All aesthetic pleasure consists to some extent in the knowledge that one is being deceived: it entails the voluntary suspension of disbelief. Optical illusion in painting goes further than technical mastery – it also has to do with seduction and playfulness. The delight of a painting by Lieven Hendriks derives from the skilful way in which he elicits surprise and wonder, as well as provokes thought. Because of its entertaining character, Trompe l’œil tends to be sniffed at by art historians. They dismiss it as a somewhat childish pastime, fit only for interior decoration. But they are wrong to do so, because trompe l’œil does in fact touch on serious and important themes. After all, what are we actually seeing when we look at a painting like Untitled (2010)? Dots of paint or nails in a wall? How do the mechanisms of representation work? How does our gaze scan the surface? Do we focus on the coordinates (six nails in a wall) or on the connecting lines (two red and two green lines of spray paint)? Do we register lines and edges before planes? Do we perceive them more sharply? And how does what we see relate to what we know?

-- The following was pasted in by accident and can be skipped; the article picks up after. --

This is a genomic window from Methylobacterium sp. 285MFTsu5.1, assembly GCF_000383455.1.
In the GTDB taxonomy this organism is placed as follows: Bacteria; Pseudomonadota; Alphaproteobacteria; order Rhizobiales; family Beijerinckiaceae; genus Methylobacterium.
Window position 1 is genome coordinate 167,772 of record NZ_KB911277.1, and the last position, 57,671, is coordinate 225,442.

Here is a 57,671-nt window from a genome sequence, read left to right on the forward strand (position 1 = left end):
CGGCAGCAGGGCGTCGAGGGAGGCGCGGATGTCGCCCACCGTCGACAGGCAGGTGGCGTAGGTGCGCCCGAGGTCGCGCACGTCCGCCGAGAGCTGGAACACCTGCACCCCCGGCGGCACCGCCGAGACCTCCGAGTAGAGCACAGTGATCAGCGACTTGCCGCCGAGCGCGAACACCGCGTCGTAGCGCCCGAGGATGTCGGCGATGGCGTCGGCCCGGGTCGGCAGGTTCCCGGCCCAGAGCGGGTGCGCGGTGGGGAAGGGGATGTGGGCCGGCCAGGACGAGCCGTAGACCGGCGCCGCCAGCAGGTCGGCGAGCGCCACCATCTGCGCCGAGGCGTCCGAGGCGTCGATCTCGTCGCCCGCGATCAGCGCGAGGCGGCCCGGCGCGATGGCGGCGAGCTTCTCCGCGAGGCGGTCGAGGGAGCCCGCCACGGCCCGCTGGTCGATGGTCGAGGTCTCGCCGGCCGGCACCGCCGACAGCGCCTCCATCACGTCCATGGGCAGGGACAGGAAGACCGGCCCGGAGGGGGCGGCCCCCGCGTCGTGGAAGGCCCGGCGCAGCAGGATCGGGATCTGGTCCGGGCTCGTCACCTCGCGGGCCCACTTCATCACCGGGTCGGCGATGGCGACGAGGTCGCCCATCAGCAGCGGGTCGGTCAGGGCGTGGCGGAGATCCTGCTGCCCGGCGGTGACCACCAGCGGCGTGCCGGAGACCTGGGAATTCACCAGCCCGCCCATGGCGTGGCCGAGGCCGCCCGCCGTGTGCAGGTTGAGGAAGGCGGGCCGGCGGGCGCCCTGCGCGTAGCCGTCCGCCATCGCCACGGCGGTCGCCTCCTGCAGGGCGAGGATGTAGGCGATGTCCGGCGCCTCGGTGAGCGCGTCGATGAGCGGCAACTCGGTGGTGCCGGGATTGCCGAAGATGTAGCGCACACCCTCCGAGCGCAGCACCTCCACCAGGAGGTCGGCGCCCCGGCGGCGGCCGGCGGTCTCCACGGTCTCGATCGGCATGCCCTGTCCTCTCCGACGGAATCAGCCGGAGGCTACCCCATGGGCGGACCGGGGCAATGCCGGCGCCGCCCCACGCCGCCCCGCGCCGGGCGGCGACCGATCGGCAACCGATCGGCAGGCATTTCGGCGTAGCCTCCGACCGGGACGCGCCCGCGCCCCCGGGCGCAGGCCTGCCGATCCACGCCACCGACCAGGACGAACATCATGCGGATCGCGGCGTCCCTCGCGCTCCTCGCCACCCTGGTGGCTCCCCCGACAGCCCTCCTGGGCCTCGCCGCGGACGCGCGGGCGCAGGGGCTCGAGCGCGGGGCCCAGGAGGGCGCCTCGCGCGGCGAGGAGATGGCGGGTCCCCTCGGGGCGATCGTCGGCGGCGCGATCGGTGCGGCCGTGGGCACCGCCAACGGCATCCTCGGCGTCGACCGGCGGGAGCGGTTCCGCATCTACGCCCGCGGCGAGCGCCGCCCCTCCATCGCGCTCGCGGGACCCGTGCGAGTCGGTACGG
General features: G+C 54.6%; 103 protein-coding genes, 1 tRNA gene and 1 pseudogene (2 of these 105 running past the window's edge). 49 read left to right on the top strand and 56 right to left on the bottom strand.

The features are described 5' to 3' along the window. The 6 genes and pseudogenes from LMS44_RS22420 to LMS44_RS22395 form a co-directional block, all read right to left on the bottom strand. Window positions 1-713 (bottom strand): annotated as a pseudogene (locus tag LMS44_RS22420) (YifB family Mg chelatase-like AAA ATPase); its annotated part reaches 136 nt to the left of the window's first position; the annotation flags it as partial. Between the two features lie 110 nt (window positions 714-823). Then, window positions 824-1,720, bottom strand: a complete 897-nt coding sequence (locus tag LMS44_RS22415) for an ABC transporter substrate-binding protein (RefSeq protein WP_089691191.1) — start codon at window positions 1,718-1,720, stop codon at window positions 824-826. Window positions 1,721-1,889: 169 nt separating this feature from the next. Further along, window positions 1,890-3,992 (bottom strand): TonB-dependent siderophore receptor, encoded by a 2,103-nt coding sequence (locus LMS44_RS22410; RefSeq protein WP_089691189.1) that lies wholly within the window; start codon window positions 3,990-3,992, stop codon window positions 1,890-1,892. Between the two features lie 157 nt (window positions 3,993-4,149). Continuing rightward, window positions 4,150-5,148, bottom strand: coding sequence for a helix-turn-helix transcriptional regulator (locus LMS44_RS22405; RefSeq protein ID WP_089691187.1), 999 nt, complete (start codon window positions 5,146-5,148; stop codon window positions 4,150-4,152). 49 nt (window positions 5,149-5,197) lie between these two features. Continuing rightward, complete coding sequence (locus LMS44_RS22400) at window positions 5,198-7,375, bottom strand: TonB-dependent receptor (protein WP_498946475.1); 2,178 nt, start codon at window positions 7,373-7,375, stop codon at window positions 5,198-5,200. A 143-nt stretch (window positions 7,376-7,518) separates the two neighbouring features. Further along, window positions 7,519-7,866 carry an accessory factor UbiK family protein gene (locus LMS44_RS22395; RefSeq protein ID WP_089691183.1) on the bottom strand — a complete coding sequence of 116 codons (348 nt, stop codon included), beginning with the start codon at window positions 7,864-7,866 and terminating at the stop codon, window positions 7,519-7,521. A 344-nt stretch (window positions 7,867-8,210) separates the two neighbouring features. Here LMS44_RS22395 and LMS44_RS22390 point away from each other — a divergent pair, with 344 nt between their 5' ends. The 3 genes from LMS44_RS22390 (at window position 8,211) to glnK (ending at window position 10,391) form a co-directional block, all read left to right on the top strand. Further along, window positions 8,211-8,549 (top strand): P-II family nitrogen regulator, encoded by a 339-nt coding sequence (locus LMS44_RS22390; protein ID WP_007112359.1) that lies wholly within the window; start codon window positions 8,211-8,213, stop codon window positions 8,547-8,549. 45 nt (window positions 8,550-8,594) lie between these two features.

These are simple questions that are hard to answer. There is more going on here than can be explained by Gestalt psychology or Merleau-Ponty’s phenomenology of perception. In his analysis of Pliny’s tale, the French psychoanalyst Jacques Lacan suggested that animals are apparently attracted to superficial appearances, while humans are enticed by the idea of that which is hidden. The visually confusing elements of Hendriks’ work often serve not just to entertain, but also to prompt reflection on the extent to which we can ‘know’ a painting.